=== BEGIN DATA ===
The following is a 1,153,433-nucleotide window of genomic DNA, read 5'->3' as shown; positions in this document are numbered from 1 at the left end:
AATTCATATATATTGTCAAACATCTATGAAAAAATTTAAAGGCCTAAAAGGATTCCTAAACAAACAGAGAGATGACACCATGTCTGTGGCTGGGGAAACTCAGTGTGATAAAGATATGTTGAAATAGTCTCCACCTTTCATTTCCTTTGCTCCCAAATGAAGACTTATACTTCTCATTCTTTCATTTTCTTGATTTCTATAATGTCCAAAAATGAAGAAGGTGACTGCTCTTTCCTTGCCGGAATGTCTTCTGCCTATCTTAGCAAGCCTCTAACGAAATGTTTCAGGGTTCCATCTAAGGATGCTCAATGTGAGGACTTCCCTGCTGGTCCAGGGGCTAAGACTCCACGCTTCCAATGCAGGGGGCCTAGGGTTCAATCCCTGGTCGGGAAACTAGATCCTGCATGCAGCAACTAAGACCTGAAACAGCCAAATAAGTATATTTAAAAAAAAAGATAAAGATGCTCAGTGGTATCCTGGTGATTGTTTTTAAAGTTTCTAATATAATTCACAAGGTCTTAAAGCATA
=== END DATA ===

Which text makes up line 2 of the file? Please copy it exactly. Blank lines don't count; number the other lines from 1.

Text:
AATTCATATATATTGTCAAACATCTATGAAAAAATTTAAAGGCCTAAAAGGATTCCTAAACAAACAGAGAGATGACACCATGTCTGTGGCTGGGGAAACTCAGTGTGATAAAGATATGTTGAAATAGTCTCCACCTTTCATTTCCTTTGCTCCCAAATGAAGACTTATACTTCTCATTCTTTCATTTTCTTGATTTCTATAATGTCCAAAAATGAAGAAGGTGACTGCTCTTTCCTTGCCGGAATGTCTTCTGCCTATCTTAGCAAGCCTCTAACGAAATGTTTCAGGGTTCCATCTAAGGATGCTCAATGTGAGGACTTCCCTGCTGGTCCAGGGGCTAAGACTCCACGCTTCCAATGCAGGGGGCCTAGGGTTCAATCCCTGGTCGGGAAACTAGATCCTGCATGCAGCAACTAAGACCTGAAACAGCCAAATAAGTATATTTAAAAAAAAAGATAAAGATGCTCAGTGGTATCCTGGTGATTGTTTTTAAAGTTTCTAATATAATTCACAAGGTCTTAAAGCATA